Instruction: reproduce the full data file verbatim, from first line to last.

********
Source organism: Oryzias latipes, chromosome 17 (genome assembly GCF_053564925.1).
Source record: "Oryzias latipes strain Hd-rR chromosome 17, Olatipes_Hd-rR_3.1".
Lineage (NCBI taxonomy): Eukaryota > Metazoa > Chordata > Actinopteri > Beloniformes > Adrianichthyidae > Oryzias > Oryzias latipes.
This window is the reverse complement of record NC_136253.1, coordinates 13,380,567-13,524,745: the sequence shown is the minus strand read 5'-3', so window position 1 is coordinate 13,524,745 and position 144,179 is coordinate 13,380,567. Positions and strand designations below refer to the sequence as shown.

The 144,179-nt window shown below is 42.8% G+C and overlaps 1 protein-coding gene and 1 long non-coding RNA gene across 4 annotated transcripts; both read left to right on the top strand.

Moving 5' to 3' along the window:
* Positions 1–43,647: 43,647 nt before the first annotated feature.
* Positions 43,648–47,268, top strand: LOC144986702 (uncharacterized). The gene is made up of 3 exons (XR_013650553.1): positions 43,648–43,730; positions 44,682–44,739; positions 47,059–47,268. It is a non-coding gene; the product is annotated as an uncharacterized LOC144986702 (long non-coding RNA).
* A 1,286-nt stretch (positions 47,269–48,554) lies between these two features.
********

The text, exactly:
Source organism: Oryzias latipes, chromosome 17 (genome assembly GCF_053564925.1).
Source record: "Oryzias latipes strain Hd-rR chromosome 17, Olatipes_Hd-rR_3.1".
Lineage (NCBI taxonomy): Eukaryota > Metazoa > Chordata > Actinopteri > Beloniformes > Adrianichthyidae > Oryzias > Oryzias latipes.
This window is the reverse complement of record NC_136253.1, coordinates 13,380,567-13,524,745: the sequence shown is the minus strand read 5'-3', so window position 1 is coordinate 13,524,745 and position 144,179 is coordinate 13,380,567. Positions and strand designations below refer to the sequence as shown.

The 144,179-nt window shown below is 42.8% G+C and overlaps 1 protein-coding gene and 1 long non-coding RNA gene across 4 annotated transcripts; both read left to right on the top strand.

Moving 5' to 3' along the window:
* Positions 1–43,647: 43,647 nt before the first annotated feature.
* Positions 43,648–47,268, top strand: LOC144986702 (uncharacterized). The gene is made up of 3 exons (XR_013650553.1): positions 43,648–43,730; positions 44,682–44,739; positions 47,059–47,268. It is a non-coding gene; the product is annotated as an uncharacterized LOC144986702 (long non-coding RNA).
* A 1,286-nt stretch (positions 47,269–48,554) lies between these two features.